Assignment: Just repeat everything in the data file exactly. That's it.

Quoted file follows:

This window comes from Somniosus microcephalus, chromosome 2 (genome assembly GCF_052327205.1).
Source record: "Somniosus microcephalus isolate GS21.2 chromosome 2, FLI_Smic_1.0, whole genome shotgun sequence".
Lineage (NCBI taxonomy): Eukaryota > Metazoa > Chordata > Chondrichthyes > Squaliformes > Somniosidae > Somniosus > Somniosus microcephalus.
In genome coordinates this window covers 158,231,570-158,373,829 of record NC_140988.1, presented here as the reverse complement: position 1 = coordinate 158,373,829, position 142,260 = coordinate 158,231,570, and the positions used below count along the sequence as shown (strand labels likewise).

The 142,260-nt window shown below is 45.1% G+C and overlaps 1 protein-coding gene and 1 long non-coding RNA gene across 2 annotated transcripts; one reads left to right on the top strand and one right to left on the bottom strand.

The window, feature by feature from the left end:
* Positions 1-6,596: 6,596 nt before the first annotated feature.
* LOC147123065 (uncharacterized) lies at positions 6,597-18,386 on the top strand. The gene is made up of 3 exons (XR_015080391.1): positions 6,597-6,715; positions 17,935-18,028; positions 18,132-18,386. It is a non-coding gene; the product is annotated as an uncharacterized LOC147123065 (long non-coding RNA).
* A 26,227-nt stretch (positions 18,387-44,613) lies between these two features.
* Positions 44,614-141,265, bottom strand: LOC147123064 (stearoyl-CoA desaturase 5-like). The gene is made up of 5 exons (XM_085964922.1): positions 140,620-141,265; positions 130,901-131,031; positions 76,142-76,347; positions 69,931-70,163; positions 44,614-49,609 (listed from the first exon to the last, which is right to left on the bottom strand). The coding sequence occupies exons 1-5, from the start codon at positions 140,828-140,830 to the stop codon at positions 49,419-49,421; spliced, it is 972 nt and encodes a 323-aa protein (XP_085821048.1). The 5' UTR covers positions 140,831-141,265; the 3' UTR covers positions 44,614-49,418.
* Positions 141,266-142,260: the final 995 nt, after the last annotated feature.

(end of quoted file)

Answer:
This window comes from Somniosus microcephalus, chromosome 2 (genome assembly GCF_052327205.1).
Source record: "Somniosus microcephalus isolate GS21.2 chromosome 2, FLI_Smic_1.0, whole genome shotgun sequence".
Lineage (NCBI taxonomy): Eukaryota > Metazoa > Chordata > Chondrichthyes > Squaliformes > Somniosidae > Somniosus > Somniosus microcephalus.
In genome coordinates this window covers 158,231,570-158,373,829 of record NC_140988.1, presented here as the reverse complement: position 1 = coordinate 158,373,829, position 142,260 = coordinate 158,231,570, and the positions used below count along the sequence as shown (strand labels likewise).

The 142,260-nt window shown below is 45.1% G+C and overlaps 1 protein-coding gene and 1 long non-coding RNA gene across 2 annotated transcripts; one reads left to right on the top strand and one right to left on the bottom strand.

The window, feature by feature from the left end:
* Positions 1-6,596: 6,596 nt before the first annotated feature.
* LOC147123065 (uncharacterized) lies at positions 6,597-18,386 on the top strand. The gene is made up of 3 exons (XR_015080391.1): positions 6,597-6,715; positions 17,935-18,028; positions 18,132-18,386. It is a non-coding gene; the product is annotated as an uncharacterized LOC147123065 (long non-coding RNA).
* A 26,227-nt stretch (positions 18,387-44,613) lies between these two features.
* Positions 44,614-141,265, bottom strand: LOC147123064 (stearoyl-CoA desaturase 5-like). The gene is made up of 5 exons (XM_085964922.1): positions 140,620-141,265; positions 130,901-131,031; positions 76,142-76,347; positions 69,931-70,163; positions 44,614-49,609 (listed from the first exon to the last, which is right to left on the bottom strand). The coding sequence occupies exons 1-5, from the start codon at positions 140,828-140,830 to the stop codon at positions 49,419-49,421; spliced, it is 972 nt and encodes a 323-aa protein (XP_085821048.1). The 5' UTR covers positions 140,831-141,265; the 3' UTR covers positions 44,614-49,418.
* Positions 141,266-142,260: the final 995 nt, after the last annotated feature.